Candidates for implants are not sufficiently supported by hearing aids alone in one or both ears. Some tests require a person to have 50 percent or less speech intelligibility with a hearing aid in the ear to be implanted. People who cannot wear hearing aids may also be candidates for implants.
Most people say that sounds heard through a cochlear implant or other hearing implants are different. Still, patients can expect an increase in clarity if they choose to use a cochlear implant than if they choose a hearing aid. “Hearing aids can help people regain about 50 percent of their hearing,” Dr. Briggs explains. “Patients with cochlear implants often regain 75-100 percent hearing.”
Cochlear implants FAQ
- How long do cochlear implants last?
- Cochlear implants should last a lifetime. There are some instances of equipment failure or the need to update technology, but for the most part, they should last for as long as you need them.
- What are the disadvantages of cochlear implants?
- Although cochlear implants are very safe, there are a few side effects and disadvantages of cochlear implants, including:
- Possiblity of surgical complications
- Hearing sound differently
- Loss of residual hearing
- Inability to have certain exams and treatments, like MRI and electrical surgery
- What type of deafness can be treated with a cochlear implant?
- Cochlear implants treat sensorineural hearing loss, which is the most common type of hearing loss. Aging, disease and injury are causes of sensorineural hearing loss.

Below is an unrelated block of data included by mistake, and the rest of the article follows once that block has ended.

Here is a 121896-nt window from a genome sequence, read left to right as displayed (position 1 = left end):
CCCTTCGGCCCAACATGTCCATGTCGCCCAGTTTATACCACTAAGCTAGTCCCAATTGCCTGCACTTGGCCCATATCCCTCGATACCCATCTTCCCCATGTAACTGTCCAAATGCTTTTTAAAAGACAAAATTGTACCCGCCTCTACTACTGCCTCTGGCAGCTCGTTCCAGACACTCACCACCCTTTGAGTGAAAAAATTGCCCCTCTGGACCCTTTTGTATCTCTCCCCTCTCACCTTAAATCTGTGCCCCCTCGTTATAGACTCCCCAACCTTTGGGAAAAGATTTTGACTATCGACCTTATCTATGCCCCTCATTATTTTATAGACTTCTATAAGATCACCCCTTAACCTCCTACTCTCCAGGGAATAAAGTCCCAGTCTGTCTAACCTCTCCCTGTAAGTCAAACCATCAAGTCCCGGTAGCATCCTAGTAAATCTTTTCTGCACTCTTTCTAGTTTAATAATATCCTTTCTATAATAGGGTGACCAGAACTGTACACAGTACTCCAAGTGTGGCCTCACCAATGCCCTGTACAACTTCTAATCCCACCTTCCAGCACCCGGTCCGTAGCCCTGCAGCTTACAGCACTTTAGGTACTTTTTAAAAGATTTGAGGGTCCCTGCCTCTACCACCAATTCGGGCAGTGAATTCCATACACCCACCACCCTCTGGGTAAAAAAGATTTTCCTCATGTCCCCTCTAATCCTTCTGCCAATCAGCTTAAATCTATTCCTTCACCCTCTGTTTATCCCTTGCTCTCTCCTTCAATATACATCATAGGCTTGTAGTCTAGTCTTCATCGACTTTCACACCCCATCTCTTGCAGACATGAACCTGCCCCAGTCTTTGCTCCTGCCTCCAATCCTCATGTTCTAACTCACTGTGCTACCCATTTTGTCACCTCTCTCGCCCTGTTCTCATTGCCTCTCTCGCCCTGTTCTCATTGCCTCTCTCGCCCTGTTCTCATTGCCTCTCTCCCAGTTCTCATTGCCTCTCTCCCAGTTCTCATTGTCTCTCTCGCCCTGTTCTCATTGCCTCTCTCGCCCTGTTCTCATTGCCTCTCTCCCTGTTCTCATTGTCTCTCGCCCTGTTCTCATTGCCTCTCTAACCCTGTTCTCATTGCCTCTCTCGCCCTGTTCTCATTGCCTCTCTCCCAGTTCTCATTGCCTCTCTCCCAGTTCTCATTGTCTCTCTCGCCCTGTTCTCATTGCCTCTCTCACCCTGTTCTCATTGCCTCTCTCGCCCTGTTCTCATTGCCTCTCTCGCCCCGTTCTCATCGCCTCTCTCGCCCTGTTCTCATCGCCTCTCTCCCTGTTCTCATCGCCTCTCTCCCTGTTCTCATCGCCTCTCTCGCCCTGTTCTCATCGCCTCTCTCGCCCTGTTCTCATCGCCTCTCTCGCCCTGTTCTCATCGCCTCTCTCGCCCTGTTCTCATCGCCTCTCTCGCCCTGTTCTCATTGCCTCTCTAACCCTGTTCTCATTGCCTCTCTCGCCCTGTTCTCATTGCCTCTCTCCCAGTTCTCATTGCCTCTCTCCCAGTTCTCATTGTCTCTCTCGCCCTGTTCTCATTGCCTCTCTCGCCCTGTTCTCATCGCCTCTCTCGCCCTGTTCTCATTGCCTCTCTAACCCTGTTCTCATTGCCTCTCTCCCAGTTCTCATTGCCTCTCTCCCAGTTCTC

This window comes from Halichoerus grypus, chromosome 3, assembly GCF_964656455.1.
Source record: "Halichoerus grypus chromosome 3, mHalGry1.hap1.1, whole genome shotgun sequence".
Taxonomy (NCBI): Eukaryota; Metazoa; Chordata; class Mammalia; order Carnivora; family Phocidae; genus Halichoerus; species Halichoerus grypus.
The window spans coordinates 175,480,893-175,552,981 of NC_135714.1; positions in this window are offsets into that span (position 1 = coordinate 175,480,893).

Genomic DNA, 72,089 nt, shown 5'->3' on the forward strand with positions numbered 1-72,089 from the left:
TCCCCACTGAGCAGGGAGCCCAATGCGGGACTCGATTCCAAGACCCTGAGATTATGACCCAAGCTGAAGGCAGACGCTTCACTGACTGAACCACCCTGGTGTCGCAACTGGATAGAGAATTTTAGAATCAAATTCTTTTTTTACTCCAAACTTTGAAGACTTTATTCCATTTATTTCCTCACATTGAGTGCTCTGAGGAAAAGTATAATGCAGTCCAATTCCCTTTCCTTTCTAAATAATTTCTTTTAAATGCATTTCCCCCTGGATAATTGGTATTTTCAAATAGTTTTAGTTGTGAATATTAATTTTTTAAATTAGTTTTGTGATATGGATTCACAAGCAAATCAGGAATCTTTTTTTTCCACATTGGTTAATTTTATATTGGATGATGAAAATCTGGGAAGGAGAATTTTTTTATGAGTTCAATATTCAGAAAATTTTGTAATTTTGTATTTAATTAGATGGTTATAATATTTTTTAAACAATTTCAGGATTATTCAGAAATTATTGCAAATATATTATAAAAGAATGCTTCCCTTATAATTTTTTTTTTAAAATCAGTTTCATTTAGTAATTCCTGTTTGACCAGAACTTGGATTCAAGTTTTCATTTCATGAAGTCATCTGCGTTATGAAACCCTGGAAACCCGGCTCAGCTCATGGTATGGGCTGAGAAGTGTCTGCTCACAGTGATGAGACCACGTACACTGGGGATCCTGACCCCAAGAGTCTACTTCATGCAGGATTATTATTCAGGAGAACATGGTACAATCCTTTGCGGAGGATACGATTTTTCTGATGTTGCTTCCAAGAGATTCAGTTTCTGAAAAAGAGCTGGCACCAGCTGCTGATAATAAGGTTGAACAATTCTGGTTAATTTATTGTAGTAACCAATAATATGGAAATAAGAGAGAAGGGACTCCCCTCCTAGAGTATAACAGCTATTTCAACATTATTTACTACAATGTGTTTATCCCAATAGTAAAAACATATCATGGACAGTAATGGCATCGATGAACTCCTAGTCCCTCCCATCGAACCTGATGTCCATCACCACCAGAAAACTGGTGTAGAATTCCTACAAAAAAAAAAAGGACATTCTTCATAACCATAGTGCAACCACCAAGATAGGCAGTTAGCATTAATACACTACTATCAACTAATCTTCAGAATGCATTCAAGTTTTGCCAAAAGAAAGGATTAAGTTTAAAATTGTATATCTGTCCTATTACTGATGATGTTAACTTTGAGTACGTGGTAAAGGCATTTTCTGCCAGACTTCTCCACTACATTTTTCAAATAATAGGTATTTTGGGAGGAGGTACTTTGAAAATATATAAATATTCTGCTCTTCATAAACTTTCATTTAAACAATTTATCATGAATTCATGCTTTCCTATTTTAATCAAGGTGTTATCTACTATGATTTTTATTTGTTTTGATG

- Are cochlear implants effective?
- For the most part, yes, cochlear implants are very effective. They're most effective for children and adults with severe to profound hearing loss who don't benefit from hearing aids.
- How is a cochlear implant attached?
- A surgeon makes a small incision behind the patient’s ear to implant a receiver and thread an electrode through the cochlea. The surgeon then stitches closed the incision. There is also an external component that sits behind the ear, which contains a microphone, speech processor and transmitter. A doctor will not activate a cochlear implant until two to six weeks after surgery and the incision has healed.
- How much does it cost to get a cochlear implant?
- Without insurance, cochlear implants can cost between $30,000 and $50,000. However, most insurance companies cover some or all of these costs.
Talk to your insurance provider to find out how much you will pay out of pocket for a cochlear implant.
- What are cochlear implants made out of?
- Cochlear implants are made out of safe, FDA-approved materials, including silicone, platinum, titanium and ceramics.
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Information in this guide is general in nature and is intended for informational purposes only; it is not legal, health, investment or tax advice. ConsumerAffairs.com makes no representation as to the accuracy of the information provided and assumes no liability for any damages or loss arising from its use.